That said, in another topic, Tetsuko no Tabi was presented with the ¥130 ticket challenge. I remember after the airing of this episode there was a surge in people wanting to travel on a ¥130 ticket, which prompted JR East to take action against this, or at least with station staff individuals to explain this is not the purpose of this ticket. Now, I don't know for sure, as I can't quote any sources on this. Information like this is also usually kept a company secret to, again, prevent fraudulent use.

 

EDIT: JR 500系 already was ahead of me ;)

Edited by Toni Babelony

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miyakoji

JR East has the Kyujitsu Odekake Pass, which is legit unlimited travel around Kanto for 2640 yen all day on Saturdays, Sundays, holidays, and some other spring, summer, and winter periods . And it's a toujitsu-ken, a ticket that can be bought and used the same day.  JR West had the same basic thing, the Kansai Odekake Pass, but you had to buy it a few days in advance. It really decreased the convenience.  As far as I can tell they've done away with it; not sure if there's an equivalent now.

When I was in Japan, I felt that I was basically a representative of my country, all the time, whether I wanted to be or not.  I would advise any foreigner against taking advantage of this fare loophole.  Just sayin'.

JRE Kyujitsu Odekake Pass: http://www.jreast.co.jp/tickets/info.aspx?GoodsCd=2093

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JR 500系

I would advise any foreigner against taking advantage of this fare loophole.  Just sayin'.

 

 

 

Totally agree here. Unless of course you are very fluent in Japanese otherwise it will be very difficult to explain your intentions with the itto-rokken for example.

 

Though of course as tourist we already got the cream of the deal by having the various JR Passes, something that only locals can dream of lying their hands on.. My Japanese friend wished he could use it like us and go on a 7 day tour of the country!

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Guest ___
That said, in another topic, Tetsuko no Tabi was presented with the ¥130 ticket challenge. I remember after the airing of this episode there was a surge in people wanting to travel on a ¥130 ticket, which prompted JR East to take action against this, or at least with station staff individuals to explain this is not the purpose of this ticket.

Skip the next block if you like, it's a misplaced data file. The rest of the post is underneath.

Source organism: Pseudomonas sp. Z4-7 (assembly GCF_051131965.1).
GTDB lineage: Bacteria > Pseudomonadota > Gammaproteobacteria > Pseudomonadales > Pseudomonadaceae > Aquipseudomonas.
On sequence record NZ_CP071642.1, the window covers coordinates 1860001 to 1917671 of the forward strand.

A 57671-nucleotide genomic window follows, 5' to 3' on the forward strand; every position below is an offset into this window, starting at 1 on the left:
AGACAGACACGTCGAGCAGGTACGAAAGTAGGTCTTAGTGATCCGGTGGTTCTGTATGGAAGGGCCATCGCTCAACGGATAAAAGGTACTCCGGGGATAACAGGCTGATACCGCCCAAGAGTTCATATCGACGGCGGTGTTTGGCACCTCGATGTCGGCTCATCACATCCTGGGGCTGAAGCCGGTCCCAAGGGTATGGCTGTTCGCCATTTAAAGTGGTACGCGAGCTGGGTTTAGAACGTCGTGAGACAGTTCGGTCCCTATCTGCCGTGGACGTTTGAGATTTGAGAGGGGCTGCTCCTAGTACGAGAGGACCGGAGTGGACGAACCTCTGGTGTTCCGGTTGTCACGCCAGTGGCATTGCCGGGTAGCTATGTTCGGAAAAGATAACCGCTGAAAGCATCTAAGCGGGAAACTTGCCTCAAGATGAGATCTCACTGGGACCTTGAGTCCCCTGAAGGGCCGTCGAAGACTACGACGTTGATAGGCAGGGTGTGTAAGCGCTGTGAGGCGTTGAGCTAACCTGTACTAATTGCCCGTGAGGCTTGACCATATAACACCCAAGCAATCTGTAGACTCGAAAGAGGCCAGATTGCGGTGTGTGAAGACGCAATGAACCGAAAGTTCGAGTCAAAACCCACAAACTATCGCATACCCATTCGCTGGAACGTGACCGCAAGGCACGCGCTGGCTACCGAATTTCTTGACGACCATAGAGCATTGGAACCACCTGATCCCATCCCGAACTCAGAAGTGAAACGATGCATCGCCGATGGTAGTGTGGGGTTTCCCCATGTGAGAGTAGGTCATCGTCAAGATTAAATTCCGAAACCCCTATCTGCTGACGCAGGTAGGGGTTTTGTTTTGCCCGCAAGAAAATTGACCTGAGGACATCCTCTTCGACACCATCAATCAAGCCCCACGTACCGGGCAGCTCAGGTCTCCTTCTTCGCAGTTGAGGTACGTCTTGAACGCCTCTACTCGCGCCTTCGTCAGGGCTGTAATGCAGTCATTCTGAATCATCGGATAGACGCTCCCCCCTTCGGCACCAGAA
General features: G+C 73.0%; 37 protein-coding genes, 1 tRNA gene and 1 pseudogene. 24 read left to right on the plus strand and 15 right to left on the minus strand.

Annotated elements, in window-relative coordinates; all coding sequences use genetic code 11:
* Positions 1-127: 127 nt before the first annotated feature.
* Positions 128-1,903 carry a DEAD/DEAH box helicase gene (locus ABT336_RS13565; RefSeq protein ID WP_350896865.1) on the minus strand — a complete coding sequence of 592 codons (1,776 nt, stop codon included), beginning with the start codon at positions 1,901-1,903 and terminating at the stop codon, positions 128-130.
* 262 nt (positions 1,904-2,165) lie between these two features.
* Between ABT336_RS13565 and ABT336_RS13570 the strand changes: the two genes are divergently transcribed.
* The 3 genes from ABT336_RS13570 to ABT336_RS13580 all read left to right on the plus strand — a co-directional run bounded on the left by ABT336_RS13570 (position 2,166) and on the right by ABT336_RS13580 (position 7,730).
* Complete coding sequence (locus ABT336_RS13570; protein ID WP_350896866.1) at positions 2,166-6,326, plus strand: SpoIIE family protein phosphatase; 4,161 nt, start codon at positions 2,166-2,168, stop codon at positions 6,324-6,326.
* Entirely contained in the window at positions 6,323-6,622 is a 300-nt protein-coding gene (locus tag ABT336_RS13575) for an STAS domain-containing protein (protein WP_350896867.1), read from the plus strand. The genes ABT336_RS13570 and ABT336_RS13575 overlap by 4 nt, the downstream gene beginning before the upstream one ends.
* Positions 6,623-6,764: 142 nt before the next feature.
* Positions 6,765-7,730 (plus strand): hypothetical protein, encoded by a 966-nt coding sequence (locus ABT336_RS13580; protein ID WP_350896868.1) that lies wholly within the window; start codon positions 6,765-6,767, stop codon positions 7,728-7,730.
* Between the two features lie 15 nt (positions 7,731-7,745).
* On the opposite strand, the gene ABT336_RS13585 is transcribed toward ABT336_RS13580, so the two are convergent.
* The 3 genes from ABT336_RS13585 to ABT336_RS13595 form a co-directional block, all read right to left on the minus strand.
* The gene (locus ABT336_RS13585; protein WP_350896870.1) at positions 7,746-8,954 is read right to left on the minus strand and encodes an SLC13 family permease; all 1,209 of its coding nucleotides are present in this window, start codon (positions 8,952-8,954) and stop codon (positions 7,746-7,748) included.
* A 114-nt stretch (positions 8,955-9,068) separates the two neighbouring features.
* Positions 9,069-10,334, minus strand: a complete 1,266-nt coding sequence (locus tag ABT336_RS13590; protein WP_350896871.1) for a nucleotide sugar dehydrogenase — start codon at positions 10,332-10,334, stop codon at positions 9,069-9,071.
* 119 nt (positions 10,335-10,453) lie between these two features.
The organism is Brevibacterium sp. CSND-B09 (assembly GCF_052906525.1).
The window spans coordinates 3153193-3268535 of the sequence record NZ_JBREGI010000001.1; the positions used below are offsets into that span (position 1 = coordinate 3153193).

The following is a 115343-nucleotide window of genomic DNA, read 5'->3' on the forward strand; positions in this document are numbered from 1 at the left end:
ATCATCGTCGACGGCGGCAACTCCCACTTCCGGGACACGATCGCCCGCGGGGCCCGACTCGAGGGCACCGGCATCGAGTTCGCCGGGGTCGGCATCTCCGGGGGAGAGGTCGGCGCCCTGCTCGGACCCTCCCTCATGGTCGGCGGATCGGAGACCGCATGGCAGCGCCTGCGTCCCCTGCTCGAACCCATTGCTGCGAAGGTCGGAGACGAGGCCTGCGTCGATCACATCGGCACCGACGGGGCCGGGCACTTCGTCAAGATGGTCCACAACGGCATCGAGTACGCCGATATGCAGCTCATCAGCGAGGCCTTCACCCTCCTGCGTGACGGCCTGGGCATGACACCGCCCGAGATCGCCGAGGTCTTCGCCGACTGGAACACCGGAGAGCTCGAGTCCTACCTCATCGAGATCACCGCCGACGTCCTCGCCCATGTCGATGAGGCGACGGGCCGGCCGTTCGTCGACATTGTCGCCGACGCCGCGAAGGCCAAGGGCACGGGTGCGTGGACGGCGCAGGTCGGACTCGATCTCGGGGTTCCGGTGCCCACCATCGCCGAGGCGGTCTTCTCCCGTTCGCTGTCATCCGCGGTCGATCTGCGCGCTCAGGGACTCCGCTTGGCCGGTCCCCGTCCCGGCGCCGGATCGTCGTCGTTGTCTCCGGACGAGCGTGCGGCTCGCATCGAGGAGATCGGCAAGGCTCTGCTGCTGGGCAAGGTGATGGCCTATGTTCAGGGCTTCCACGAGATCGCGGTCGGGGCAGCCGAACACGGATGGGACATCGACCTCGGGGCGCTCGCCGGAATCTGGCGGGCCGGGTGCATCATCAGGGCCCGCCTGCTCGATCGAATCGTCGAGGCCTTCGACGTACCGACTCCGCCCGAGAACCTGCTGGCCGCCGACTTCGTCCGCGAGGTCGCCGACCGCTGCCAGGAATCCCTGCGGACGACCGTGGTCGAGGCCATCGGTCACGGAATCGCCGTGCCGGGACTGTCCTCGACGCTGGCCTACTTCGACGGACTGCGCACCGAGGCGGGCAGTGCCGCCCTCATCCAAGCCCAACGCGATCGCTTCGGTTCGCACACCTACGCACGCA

What got me thinking about this was topic was an interview with a man I met a few years as ago while writing a piece for the AP, who entered the NY City subway a back in the early 90's with a single token, spending the next two years living within the system; having never left through a single turnstile once.

 

As for the big loop, recently, five or six of Japanese tetsudo buffs I chat with on regularly IG had been posting their pix from taking a similar Big Loop over the past few weeks now. Incidentally, I saw that episode of Tetsuko no Tabi after starting this thread (and probably years earlier and have forgotten), however that was not the original intent of this thread.

Edited by 写真家

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Guest ___

HHhmmm I couldn't say much about this topic until recently I've watched the Tetsuko no Tabi anime (thanks 写真家 for the recommendation!) and was very interested in another option that can actually allow one to make a large loop around Tokyo with only 130 yen!

 

 

The Itto-Rokken describles moving across 6 prefectures using only 130 yen... It's like a loop hole in the system but JR East allows it to get through as it's kinda a treat for the pure hardcore train fans that discover this loop hole...

 

Though I cant really be too sure what and how this system works in the first place...

 

I think once around the Yamanote line would be enough for me for one day.